Heavy snows across portions of the Midwest were welcomed with open arms by many Corn Belt farmers, improving overall moisture recharge, though the Plains' winter wheat farmers continue to endure the area's season-long struggle, according to the latest U.S. Drought Monitor.
'Virtually the entire Midwest is covered in snow as we head into late March, so obviously we will not be achieving any record-setting early planting this year," USDA meteorologist Brad Rippey said in an agency interview. "In fact, we see snow depths ranging from 4-8 inches in a number of Midwest cities, including Minneapolis-St. Paul, Minn., Madison, Wis., Indianapolis, Ind., Kansas City, Kan., Kansas City, Mo., and even into Dayton, Ohio."
The Drought Monitor reflects improving conditions, as adequate soil infiltration keeps planting at bay but sets impending summer crops off on the right foot. Some areas saw a reduction in abnormal dryness this week, but are otherwise free from drought conditions.
Northern portions of the Midwest, into Iowa and Wisconsin still see abnormally dry to moderate conditions, and are struggling with frozen soils, which minimize infiltration. However, USDA's Rippey says temperatures will be the hold-up for planting, not necessarily moisture.
"With cool soils, wet soils, and very low air temperatures continuing it will be several weeks before producers can really think about planting corn. It's going to take a bit of drying out and warming up, especially in the central and eastern part of the Corn Belt. With that said, we obviously welcome the moisture in the Midwest, because of the drought conditions that plagued the Corn Belt last year," Rippey said. "We still have some lingering drought across the upper portions of the Midwest, the western Corn Belt in particular, but certainly we are off to a better start moisture-wise than what we saw in 2012."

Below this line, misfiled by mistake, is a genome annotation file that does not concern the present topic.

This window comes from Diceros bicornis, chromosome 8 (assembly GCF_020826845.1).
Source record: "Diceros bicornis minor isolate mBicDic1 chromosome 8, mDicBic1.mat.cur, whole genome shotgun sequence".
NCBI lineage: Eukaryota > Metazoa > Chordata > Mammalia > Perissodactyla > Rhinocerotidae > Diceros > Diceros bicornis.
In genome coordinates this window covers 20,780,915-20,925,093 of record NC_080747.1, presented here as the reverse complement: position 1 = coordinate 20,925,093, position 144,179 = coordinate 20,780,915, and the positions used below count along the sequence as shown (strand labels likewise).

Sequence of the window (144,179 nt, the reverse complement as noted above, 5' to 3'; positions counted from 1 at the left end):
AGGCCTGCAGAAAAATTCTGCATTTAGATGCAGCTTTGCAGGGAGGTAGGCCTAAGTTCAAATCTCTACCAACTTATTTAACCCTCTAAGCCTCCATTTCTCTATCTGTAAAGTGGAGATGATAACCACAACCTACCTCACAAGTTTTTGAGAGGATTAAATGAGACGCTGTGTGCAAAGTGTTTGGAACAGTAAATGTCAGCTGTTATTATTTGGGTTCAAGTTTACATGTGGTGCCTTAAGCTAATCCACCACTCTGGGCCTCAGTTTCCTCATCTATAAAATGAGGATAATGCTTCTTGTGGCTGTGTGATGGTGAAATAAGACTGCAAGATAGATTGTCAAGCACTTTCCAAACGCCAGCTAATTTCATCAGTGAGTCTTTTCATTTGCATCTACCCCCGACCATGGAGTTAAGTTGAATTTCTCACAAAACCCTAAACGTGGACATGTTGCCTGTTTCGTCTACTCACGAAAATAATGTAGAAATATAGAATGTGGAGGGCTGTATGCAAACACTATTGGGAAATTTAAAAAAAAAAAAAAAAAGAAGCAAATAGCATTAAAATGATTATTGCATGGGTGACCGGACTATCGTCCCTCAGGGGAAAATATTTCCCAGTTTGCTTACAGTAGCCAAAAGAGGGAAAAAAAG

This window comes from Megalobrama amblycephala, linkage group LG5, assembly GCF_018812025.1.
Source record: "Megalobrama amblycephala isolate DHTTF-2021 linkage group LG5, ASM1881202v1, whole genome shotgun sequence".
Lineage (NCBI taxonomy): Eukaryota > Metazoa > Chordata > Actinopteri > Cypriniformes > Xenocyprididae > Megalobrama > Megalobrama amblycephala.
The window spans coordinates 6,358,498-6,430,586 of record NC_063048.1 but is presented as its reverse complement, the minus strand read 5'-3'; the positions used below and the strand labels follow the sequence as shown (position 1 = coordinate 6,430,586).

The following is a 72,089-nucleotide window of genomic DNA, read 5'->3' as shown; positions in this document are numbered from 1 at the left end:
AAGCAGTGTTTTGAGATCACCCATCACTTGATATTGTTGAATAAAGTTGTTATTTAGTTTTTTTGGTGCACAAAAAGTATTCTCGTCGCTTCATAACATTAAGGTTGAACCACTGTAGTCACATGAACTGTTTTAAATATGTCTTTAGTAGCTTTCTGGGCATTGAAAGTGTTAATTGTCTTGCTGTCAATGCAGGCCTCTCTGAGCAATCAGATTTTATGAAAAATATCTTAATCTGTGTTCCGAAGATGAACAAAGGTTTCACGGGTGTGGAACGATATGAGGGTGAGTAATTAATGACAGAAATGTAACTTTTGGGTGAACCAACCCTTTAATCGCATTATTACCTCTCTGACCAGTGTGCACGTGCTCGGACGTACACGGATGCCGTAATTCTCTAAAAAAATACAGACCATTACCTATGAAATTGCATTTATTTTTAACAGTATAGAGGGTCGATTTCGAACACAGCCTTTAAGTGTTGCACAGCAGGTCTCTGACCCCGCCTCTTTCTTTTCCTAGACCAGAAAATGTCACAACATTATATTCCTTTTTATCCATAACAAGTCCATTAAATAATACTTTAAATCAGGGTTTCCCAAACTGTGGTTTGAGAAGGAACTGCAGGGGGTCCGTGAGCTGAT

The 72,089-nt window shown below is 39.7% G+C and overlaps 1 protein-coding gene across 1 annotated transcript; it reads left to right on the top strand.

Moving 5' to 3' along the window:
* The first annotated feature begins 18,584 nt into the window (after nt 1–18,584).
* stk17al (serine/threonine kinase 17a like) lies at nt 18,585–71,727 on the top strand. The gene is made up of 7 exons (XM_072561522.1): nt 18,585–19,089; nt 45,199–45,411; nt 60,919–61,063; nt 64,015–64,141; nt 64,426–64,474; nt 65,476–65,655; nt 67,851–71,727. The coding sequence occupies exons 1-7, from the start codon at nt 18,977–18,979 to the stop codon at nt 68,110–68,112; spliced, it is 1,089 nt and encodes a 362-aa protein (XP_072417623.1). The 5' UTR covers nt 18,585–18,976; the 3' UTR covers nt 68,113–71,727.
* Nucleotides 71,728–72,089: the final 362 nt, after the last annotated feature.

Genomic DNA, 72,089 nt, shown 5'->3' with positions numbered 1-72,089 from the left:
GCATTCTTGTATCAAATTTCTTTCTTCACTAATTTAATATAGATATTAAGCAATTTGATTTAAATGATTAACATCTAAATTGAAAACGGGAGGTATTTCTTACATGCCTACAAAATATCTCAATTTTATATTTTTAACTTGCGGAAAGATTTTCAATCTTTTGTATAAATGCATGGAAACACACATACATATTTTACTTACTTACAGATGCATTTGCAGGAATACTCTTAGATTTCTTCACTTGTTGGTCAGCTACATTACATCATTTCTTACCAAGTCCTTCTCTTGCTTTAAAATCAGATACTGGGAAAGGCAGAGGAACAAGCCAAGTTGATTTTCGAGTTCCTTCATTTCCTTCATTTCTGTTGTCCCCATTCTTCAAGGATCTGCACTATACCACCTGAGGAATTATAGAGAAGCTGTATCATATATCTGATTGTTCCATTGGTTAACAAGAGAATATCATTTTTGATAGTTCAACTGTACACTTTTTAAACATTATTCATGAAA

The Plains' hard red winter wheat growers haven't been as fortunate this winter, seeing low crop ratings and very little moisture. The Drought Monitor indicates that more than 90% of the High Plains is still experiencing some form of drought; In the southern region, including Oklahoma and Texas, more than 60% is in some form of drought.
"For the week ending March 24, unfortunately at the top of the list with 71% of the winter wheat crop rated very poor to poor is South Dakota; not too far behind is Nebraska at 61% and coming in at a tie for third place for the worst conditions, Texas and Colorado at both 47% very poor to poor," Rippey says.
Oklahoma, Kansas and Montana are faring better, but cool temperatures aren't helping.
"We have seen some very cold weather the last several mornings. Kind of puts up a red flag when you see winter wheat jointing and temperatures below 20. That raises a concern for potential freeze injury," Rippey adds.
Range and pastureland conditions aren't much better for the area, with 80% rated very poor to poor in Kansas and 70% rated very poor to poor in Oklahoma. In Texas, the rating is 62% and Colorado is at 81%.
Across the U.S., in Florida, range and pastureland is rated 50% poor to very poor, despite recent rains that have reached into Georgia, offering significant improvement.
National Oceanic and Atmospheric Administration's Anthony Artusa says severe drought has been plaguing Georgia since Sept. 21, 2010, but all severe (D2) drought has now been removed from the area.
The National Agriculture Statistics Service Georgia Field Office reported 4.2 days suitable for fieldwork for the week ending March 24th. Statewide Topsoil Moisture was rated as 1% very short, 2% short, 58% adequate, and 39% surplus. Subsoil Moisture was rated at 1% very short, 10% short, 68% adequate, and 21% surplus.
Across the Northeast, precipitation was enough to ward off any further degradation for another week.
Click the map to see the latest drought monitor report.